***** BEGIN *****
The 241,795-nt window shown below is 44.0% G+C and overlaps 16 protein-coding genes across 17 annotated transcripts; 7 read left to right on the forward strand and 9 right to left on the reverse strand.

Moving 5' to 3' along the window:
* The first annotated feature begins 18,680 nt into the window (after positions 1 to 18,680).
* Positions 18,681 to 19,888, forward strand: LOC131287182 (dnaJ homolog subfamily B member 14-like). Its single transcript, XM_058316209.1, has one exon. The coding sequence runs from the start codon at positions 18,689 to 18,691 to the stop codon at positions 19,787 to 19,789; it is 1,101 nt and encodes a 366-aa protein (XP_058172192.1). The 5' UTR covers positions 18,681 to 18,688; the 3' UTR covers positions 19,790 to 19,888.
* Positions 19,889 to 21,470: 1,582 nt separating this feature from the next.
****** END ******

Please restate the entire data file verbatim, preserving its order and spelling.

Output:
The 241,795-nt window shown below is 44.0% G+C and overlaps 16 protein-coding genes across 17 annotated transcripts; 7 read left to right on the forward strand and 9 right to left on the reverse strand.

Moving 5' to 3' along the window:
* The first annotated feature begins 18,680 nt into the window (after positions 1 to 18,680).
* Positions 18,681 to 19,888, forward strand: LOC131287182 (dnaJ homolog subfamily B member 14-like). Its single transcript, XM_058316209.1, has one exon. The coding sequence runs from the start codon at positions 18,689 to 18,691 to the stop codon at positions 19,787 to 19,789; it is 1,101 nt and encodes a 366-aa protein (XP_058172192.1). The 5' UTR covers positions 18,681 to 18,688; the 3' UTR covers positions 19,790 to 19,888.
* Positions 19,889 to 21,470: 1,582 nt separating this feature from the next.